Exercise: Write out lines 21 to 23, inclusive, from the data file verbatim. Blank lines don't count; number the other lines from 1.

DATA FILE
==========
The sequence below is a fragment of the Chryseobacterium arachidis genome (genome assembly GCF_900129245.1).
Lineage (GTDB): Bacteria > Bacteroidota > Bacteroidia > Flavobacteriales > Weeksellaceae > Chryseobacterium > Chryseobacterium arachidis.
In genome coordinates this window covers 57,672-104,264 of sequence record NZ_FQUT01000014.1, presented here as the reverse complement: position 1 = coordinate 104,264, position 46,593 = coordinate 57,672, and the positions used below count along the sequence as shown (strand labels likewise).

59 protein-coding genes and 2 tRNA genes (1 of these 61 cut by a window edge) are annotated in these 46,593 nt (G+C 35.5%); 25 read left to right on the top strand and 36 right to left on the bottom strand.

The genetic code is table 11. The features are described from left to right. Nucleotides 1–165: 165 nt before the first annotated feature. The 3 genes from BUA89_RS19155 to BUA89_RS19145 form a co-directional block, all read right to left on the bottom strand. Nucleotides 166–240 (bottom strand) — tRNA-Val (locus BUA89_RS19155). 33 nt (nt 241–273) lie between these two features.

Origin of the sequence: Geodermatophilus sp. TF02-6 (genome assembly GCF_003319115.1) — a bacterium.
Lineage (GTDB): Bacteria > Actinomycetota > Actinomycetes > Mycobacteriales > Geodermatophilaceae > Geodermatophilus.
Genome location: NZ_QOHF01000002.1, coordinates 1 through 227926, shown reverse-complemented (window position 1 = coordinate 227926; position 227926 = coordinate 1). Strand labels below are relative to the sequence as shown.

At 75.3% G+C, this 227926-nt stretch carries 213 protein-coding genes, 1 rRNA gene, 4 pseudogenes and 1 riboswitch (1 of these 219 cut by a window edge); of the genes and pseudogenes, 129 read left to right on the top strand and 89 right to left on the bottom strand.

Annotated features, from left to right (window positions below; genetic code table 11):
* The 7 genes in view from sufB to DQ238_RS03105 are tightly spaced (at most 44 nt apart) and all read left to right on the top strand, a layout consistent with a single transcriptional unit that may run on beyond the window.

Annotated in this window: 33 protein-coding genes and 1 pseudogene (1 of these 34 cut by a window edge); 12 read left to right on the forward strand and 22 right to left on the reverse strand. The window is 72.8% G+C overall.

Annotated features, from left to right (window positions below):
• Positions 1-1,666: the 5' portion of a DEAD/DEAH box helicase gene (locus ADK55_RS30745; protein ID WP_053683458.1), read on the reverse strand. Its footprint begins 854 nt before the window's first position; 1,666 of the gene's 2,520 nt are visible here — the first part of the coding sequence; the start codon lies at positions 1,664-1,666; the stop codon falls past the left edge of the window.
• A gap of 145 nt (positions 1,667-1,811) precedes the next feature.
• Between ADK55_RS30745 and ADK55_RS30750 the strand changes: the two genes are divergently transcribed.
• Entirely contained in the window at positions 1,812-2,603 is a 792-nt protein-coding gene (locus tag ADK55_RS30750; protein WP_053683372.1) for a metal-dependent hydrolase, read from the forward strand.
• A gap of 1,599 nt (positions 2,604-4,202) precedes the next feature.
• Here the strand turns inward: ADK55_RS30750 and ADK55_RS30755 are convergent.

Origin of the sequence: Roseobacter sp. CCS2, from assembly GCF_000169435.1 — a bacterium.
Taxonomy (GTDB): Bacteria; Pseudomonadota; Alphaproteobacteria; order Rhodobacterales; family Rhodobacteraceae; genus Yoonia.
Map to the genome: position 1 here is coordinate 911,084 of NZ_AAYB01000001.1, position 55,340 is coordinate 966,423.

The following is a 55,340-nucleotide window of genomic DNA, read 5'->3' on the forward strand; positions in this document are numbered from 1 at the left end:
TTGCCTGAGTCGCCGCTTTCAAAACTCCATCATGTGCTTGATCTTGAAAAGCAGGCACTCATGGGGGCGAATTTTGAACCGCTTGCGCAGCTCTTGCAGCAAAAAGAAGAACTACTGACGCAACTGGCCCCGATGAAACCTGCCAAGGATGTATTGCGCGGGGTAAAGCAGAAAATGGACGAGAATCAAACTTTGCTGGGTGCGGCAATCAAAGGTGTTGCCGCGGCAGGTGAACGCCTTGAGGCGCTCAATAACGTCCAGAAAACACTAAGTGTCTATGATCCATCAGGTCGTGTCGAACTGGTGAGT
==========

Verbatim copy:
Taxonomy (GTDB): Bacteria; Pseudomonadota; Alphaproteobacteria; order Rhodobacterales; family Rhodobacteraceae; genus Yoonia.
Map to the genome: position 1 here is coordinate 911,084 of NZ_AAYB01000001.1, position 55,340 is coordinate 966,423.

The following is a 55,340-nucleotide window of genomic DNA, read 5'->3' on the forward strand; positions in this document are numbered from 1 at the left end: